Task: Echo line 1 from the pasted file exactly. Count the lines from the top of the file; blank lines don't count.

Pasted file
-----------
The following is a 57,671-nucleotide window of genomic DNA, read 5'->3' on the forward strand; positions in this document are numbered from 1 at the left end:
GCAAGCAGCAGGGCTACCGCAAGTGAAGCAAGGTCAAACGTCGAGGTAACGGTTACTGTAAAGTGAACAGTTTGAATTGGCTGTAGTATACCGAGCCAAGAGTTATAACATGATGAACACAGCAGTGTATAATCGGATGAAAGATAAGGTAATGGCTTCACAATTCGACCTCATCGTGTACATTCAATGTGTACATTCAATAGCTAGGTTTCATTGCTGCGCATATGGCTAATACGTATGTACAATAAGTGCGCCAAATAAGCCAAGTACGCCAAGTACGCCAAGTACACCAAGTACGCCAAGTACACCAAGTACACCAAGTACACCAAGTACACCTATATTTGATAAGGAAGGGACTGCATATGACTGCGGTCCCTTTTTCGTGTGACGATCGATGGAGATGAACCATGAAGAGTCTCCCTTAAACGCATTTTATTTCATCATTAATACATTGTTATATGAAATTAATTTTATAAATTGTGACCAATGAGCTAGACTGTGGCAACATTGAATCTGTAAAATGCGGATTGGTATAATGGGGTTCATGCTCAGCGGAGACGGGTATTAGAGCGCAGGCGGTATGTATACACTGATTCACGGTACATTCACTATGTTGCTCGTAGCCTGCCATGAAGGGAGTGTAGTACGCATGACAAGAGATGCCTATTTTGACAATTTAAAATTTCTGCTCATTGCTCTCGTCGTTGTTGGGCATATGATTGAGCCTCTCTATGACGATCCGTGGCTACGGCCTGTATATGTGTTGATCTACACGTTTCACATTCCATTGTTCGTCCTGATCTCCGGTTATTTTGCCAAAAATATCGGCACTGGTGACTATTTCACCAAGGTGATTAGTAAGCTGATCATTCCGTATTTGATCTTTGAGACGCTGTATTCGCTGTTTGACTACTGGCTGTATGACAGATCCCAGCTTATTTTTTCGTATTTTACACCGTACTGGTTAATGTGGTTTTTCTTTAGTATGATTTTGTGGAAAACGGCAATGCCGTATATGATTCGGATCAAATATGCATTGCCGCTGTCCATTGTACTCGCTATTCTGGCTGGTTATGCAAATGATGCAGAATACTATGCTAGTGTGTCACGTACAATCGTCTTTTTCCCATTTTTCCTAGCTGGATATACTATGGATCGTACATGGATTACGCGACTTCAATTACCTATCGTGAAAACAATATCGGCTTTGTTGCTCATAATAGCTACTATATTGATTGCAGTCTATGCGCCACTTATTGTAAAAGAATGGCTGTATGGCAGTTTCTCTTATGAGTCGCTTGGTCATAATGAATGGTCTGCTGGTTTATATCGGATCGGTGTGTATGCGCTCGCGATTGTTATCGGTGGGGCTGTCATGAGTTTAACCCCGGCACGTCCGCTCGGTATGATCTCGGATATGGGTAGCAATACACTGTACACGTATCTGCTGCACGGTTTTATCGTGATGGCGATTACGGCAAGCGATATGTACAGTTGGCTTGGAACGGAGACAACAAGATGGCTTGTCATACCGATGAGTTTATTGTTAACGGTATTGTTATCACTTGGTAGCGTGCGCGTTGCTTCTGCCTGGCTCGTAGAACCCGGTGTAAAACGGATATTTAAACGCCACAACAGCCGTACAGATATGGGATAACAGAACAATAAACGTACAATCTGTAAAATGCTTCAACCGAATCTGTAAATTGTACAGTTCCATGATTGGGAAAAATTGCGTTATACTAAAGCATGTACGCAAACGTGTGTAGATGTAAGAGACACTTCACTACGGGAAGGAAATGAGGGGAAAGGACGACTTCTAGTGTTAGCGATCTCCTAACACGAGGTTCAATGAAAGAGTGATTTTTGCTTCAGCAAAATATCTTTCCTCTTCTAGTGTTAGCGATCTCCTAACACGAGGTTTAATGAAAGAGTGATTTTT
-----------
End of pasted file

The following is a 57,671-nucleotide window of genomic DNA, read 5'->3' on the forward strand; positions in this document are numbered from 1 at the left end: